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7: Enzymes, catalysis and kinetics

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    • 7.1: Basic Principles of Catalysis
      Thanks to catalysis, reactions that can take hundreds of years to complete in the uncatalyzed “real world,” occur in seconds in the presence of a catalyst. To understand enzymatic catalysis, it is necessary first to understand energy. Chemical reactions follow the universal trend of moving towards lower energy, but they often have a barrier in place that must be overcome. The secret to catalytic action is reducing the magnitude of that barrier.
    • 7.2: Derivation of Michaelis-Menten equation
    • 7.3: Mechanisms of Catalysis
      The magic of enzymes, as noted, is in their ability to create electronic environments conducive to initiation of a reaction. There are more mechanisms of reaction than we could ever hope to cover in a book like this, and comprehensive discussion of these is not our aim. Instead, we will cite some examples and go into detail on one of them - the mechanism of action of serine proteases.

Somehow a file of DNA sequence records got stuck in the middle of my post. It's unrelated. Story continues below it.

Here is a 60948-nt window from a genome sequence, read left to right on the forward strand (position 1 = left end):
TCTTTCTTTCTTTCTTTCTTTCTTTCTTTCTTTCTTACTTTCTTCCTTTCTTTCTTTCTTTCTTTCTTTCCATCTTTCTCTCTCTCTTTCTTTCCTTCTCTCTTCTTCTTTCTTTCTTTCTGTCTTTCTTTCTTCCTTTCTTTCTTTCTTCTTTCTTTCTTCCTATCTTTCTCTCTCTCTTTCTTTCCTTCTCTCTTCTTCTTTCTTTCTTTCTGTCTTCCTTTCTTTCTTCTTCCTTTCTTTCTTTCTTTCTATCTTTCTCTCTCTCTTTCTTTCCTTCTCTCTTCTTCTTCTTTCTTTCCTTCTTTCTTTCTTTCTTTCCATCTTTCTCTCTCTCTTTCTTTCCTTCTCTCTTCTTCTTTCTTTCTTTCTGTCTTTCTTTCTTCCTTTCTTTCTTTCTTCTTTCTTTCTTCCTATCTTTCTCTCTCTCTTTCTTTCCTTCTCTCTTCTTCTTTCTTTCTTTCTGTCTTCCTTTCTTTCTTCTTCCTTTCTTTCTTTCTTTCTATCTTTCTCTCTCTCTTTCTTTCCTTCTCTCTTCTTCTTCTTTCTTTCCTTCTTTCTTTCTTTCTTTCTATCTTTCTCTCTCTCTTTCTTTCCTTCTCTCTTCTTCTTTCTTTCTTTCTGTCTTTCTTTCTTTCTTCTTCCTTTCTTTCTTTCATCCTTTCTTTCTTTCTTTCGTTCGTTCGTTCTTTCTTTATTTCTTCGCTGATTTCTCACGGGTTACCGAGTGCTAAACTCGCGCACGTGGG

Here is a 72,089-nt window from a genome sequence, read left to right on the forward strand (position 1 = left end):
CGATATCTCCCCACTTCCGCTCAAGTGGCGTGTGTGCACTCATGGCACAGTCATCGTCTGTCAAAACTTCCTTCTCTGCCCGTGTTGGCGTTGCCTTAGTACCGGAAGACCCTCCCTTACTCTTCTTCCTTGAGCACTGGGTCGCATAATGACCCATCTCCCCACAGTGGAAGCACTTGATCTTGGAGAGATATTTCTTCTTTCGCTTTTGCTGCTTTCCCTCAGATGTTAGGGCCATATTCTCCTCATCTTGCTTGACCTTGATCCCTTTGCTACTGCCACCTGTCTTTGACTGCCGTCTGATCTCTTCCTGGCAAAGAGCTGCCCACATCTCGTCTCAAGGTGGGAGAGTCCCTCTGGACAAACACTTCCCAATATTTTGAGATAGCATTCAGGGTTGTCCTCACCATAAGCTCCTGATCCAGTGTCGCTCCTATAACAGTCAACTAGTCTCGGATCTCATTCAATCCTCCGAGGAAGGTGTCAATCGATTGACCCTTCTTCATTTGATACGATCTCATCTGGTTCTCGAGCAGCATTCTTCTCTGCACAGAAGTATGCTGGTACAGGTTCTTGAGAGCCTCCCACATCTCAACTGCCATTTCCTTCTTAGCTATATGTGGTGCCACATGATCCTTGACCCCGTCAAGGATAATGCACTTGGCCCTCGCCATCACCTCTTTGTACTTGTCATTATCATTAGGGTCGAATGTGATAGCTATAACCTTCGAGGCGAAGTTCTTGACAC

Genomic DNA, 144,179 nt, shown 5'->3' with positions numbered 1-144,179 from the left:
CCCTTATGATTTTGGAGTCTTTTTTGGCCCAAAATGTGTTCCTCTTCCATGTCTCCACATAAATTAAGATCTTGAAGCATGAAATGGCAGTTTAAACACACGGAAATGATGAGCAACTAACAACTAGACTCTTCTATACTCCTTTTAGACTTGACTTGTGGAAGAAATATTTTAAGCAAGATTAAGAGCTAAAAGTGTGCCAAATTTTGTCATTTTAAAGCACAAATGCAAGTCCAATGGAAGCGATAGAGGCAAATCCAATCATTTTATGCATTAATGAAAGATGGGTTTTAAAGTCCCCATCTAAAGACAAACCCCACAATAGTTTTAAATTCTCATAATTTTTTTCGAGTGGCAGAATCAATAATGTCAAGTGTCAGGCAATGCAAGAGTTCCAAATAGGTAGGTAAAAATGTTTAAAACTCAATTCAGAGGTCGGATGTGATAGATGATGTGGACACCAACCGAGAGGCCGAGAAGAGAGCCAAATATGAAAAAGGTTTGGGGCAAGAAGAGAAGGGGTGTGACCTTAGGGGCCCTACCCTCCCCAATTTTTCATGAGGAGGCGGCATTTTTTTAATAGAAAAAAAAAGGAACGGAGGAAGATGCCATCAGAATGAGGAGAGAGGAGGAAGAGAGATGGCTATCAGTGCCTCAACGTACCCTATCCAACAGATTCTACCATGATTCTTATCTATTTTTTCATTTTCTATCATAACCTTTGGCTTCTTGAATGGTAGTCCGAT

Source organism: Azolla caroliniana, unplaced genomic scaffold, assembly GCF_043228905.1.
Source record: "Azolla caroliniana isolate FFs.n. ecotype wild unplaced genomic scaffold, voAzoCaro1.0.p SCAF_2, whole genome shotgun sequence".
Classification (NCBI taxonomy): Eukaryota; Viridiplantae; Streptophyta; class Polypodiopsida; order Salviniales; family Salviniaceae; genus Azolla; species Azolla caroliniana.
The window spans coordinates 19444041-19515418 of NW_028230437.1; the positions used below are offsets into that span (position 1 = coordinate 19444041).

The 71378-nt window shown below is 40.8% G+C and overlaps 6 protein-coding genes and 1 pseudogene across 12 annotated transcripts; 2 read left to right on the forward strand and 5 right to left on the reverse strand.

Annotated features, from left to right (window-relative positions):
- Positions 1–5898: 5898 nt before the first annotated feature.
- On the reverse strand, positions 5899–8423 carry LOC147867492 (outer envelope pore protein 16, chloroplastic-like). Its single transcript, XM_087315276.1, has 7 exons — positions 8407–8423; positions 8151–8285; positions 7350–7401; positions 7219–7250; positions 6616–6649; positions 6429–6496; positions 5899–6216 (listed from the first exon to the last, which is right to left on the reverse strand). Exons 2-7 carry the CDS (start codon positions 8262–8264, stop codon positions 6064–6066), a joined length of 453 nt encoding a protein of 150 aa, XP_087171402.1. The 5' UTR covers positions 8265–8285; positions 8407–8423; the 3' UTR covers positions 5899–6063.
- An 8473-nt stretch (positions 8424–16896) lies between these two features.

• 7.4: Control of Enzymatic Activity
      Apart from their ability to greatly speed the rates of chemical reactions in cells, enzymes have another property that makes them valuable. This property is that their activity can be regulated, allowing them to be activated and inactivated, as necessary. This is tremendously important in maintaining homeostasis, permitting cells to respond in controlled ways to changes in both internal and external conditions.

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